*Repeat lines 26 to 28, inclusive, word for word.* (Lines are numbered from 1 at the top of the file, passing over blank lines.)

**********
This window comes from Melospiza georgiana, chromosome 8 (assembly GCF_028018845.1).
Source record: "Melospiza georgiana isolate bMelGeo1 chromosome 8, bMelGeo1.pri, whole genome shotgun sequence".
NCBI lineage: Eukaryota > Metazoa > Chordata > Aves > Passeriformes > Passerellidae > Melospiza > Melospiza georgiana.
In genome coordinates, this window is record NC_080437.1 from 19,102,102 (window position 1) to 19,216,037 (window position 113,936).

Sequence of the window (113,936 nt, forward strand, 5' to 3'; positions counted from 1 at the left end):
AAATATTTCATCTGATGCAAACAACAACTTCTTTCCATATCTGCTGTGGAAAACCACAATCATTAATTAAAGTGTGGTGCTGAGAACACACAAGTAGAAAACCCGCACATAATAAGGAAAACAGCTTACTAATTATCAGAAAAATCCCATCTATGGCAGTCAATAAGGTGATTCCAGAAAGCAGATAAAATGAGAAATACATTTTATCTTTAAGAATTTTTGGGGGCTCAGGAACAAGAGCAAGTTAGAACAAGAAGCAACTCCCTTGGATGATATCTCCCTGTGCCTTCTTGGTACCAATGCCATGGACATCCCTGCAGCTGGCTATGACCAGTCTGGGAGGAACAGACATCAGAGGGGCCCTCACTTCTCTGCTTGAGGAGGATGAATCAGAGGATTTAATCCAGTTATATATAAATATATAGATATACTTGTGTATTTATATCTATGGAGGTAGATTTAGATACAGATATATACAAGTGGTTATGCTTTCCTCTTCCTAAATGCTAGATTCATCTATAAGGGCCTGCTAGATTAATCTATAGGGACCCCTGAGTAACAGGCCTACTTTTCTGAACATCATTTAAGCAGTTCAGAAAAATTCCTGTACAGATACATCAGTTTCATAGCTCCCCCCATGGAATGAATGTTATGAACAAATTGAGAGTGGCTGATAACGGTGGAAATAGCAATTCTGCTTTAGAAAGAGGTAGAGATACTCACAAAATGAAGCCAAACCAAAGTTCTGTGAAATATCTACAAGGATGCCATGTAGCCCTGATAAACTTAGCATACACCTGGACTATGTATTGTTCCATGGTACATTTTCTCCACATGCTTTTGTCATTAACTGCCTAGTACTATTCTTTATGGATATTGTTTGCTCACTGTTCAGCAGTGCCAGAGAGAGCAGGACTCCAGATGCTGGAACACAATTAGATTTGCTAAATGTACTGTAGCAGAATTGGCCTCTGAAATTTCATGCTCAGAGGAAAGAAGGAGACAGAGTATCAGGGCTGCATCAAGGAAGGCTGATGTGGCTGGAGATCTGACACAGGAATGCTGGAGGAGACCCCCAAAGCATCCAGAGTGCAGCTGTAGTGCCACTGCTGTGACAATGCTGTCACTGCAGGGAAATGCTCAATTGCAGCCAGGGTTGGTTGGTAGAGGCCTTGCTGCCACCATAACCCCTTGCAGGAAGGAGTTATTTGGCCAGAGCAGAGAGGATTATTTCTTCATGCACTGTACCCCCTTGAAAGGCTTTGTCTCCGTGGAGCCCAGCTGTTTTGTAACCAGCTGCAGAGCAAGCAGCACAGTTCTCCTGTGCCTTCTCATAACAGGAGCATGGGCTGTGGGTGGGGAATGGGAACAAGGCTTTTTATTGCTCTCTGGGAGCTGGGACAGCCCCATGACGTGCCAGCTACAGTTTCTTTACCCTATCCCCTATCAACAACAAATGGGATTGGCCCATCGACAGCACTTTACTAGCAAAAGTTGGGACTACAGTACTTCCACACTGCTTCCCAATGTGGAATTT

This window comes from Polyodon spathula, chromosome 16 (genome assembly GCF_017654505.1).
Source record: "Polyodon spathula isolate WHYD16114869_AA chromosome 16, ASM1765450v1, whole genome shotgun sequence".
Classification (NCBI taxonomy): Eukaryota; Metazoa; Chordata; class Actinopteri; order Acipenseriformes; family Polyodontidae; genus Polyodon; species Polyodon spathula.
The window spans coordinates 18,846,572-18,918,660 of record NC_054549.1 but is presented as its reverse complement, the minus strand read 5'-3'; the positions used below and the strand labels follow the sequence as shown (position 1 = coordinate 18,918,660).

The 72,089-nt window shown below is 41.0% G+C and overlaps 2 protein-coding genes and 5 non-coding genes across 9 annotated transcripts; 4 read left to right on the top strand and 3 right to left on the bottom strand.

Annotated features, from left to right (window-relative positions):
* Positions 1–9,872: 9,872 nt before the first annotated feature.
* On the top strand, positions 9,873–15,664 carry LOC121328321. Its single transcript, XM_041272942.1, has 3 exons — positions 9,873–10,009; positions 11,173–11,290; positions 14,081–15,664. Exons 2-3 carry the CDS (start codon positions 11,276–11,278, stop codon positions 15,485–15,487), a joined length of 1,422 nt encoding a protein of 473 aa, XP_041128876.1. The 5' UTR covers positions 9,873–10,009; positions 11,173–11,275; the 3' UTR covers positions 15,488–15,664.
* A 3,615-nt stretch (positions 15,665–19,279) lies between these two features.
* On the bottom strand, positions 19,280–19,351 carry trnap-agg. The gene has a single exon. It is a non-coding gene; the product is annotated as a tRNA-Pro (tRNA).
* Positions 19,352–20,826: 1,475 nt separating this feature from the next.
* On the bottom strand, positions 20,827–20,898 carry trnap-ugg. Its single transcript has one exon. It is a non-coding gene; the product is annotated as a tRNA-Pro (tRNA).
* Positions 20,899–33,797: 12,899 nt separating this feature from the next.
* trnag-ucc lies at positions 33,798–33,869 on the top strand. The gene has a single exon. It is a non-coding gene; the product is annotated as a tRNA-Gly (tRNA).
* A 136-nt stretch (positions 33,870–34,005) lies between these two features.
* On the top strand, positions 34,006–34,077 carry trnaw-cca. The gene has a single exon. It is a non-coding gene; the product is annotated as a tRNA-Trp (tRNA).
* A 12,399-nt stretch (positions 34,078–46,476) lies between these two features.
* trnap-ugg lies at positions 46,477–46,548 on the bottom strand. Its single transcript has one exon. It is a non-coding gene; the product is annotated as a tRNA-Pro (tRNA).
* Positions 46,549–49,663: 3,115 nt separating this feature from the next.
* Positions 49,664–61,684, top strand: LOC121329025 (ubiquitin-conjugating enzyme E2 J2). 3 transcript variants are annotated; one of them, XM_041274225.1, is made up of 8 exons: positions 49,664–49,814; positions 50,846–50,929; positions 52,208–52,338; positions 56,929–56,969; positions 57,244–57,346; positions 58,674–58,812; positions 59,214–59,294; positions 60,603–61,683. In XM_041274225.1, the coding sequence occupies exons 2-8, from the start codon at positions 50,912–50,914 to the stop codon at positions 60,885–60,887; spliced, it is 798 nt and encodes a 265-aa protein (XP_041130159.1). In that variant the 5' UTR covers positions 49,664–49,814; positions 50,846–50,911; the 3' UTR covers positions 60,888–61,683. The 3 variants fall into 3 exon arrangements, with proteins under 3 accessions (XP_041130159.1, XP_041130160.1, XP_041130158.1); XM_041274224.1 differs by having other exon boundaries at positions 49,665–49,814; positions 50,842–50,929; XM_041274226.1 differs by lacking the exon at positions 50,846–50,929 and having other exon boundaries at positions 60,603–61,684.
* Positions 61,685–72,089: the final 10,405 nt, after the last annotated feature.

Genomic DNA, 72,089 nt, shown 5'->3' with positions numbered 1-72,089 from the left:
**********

* Positions 49,664–61,684, top strand: LOC121329025 (ubiquitin-conjugating enzyme E2 J2). 3 transcript variants are annotated; one of them, XM_041274225.1, is made up of 8 exons: positions 49,664–49,814; positions 50,846–50,929; positions 52,208–52,338; positions 56,929–56,969; positions 57,244–57,346; positions 58,674–58,812; positions 59,214–59,294; positions 60,603–61,683. In XM_041274225.1, the coding sequence occupies exons 2-8, from the start codon at positions 50,912–50,914 to the stop codon at positions 60,885–60,887; spliced, it is 798 nt and encodes a 265-aa protein (XP_041130159.1). In that variant the 5' UTR covers positions 49,664–49,814; positions 50,846–50,911; the 3' UTR covers positions 60,888–61,683. The 3 variants fall into 3 exon arrangements, with proteins under 3 accessions (XP_041130159.1, XP_041130160.1, XP_041130158.1); XM_041274224.1 differs by having other exon boundaries at positions 49,665–49,814; positions 50,842–50,929; XM_041274226.1 differs by lacking the exon at positions 50,846–50,929 and having other exon boundaries at positions 60,603–61,684.
* Positions 61,685–72,089: the final 10,405 nt, after the last annotated feature.

Genomic DNA, 72,089 nt, shown 5'->3' with positions numbered 1-72,089 from the left: